Planned Airport Site in France An Environmental and Political Battlefield
A scenic woodland in the western city of Nantes in France is the site not only of biodiversity and rich wildlife but of an environmental and political battlefield. A sizable area of humid woodland and hedgerow habitats, Notre-Dame des Landes is also the planned site of the city’s second airport. This proposal has local farmers, residents, and environmentalists from local areas and overseas up in protests for several reasons. The conflict with the local authorities and planners has sparked a series of forced evictions, stand-offs, and occupation of the site as a form of protest, The Guardian reports.
One major contention on those challenging the plans for a second airport lies in the fact that Nantes already has an existing, functional airport. Members of the Green Party in the government say that current airport is not at saturation point and has room for expansion, making the plans for a second one superfluous and unnecessary for those who are opposing it.
More importantly, the second airport is planned to be built on top of a thriving woodland, long inhabited by wildlife along with a couple of farmers and families who have lived in the area for several generations. If the city planners have their way, the project would equal an environmental disaster and a waste of taxpayers’ money especially during the time of ongoing economic crisis for those against the plans.
Plans for the second airport go back 45 years, the initial idea of which was an international air hub. At present, the €556 million airport project is targeted to open in 2017 and handle 9 million passengers a year by 2050. Socialists in favor if the project insist that is crucial for jobs and development of the city. The current Socialist prime minister Jean-Marc Ayrault says he is determined to go through with the project no matter what it takes. He was a former mayor of Nantes city and is reportedly facing record unpopularity according to the article.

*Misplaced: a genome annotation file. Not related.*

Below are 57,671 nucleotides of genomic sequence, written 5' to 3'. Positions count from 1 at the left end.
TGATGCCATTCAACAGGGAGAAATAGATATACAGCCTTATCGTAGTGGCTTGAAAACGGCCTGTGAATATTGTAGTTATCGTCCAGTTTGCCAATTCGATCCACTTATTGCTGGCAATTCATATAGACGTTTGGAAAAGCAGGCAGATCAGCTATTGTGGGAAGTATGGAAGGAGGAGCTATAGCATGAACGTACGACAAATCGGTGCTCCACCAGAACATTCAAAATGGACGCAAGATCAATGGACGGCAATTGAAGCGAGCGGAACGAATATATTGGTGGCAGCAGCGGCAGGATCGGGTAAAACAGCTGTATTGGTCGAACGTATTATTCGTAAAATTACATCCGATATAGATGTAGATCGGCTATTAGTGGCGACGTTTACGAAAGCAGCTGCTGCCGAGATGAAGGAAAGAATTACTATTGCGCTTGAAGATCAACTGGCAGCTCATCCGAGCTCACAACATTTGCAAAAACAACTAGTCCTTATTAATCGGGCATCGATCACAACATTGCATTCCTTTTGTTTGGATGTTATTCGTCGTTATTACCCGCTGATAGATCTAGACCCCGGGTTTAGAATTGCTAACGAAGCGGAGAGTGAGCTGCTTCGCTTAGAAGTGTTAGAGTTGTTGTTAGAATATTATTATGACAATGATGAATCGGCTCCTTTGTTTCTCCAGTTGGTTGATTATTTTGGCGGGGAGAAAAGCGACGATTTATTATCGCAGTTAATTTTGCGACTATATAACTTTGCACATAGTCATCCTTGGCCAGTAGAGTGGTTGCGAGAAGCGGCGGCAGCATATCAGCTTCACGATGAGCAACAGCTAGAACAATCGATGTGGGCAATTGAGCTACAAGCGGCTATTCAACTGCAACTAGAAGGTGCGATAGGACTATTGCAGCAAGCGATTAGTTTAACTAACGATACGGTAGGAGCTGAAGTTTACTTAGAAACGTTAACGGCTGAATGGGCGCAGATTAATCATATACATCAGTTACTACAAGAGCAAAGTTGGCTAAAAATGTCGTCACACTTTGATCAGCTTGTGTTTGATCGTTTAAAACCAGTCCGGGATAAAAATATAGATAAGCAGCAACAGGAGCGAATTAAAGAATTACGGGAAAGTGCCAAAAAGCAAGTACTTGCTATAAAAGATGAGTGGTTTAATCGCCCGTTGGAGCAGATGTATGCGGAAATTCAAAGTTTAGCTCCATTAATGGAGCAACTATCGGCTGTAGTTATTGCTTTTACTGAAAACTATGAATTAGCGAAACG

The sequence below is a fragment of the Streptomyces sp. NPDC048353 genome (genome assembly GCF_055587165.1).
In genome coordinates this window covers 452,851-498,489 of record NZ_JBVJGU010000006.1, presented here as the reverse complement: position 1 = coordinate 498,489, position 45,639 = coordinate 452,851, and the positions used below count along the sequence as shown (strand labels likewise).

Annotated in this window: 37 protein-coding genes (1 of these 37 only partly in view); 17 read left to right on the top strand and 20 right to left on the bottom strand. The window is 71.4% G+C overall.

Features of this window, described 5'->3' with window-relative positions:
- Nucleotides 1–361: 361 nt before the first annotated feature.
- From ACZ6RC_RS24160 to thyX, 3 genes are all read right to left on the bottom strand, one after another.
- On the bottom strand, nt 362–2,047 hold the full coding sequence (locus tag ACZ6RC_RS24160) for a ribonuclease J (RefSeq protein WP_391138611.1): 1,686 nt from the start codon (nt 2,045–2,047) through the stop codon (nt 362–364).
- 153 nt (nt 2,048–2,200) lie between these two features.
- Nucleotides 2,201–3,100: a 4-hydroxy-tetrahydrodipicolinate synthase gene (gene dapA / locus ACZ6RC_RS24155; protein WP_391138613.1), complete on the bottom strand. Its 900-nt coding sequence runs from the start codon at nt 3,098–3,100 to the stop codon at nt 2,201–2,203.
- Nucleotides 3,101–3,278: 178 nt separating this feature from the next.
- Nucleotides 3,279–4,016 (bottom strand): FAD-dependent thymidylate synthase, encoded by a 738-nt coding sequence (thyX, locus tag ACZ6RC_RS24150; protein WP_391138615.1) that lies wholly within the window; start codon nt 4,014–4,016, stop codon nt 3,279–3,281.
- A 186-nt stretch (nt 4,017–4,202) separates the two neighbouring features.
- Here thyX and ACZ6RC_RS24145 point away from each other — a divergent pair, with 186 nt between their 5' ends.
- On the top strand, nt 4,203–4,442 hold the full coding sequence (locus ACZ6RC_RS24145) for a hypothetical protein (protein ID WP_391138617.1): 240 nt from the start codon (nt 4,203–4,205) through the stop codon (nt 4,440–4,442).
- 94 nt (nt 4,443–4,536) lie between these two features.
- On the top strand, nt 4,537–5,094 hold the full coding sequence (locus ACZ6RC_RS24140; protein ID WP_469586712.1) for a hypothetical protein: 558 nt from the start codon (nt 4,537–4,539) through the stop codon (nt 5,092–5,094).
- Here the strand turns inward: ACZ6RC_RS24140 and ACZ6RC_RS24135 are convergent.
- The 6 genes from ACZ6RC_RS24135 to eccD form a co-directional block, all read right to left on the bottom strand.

But those defending the woodland site will not be persuaded by mere politics. For them, a bigger issue is at stake. Standing up in favor of the environment over controversial development projects has motivated farmers to go on hunger strikes and residents to stay in their homes even after being labeled as squatters for refusing to leave on orders. Activist also occupied tree houses and set up camper vans, tents, and makeshift cabins to deter clearing and construction.
In previous months, what a resident in the area calls ‘disproportionate force’ has been sent to force people out of the site. French riot police used teargas and rubber bullets on protesters, with many stand-offs ending in injuries. And yet the use of force have produced the opposite of the desired reaction and result, as thousands more ‘squatters’ sprung to occupy the site. For a tree house activist in Notre-Dame des Landes, occupation is the last line of defense against more urbanisation that would follow the airport construction. According to Julien Durand, a retired dairy farmer and one of the leaders in the opposition against the project, the airport is a prime example of what humans shouldn’t be doing anymore. More than increasing development and adding infrastructure, what is at stake is a wrong example for society – damaging the health of the local environment and adding to the worldwide burden of global warming.
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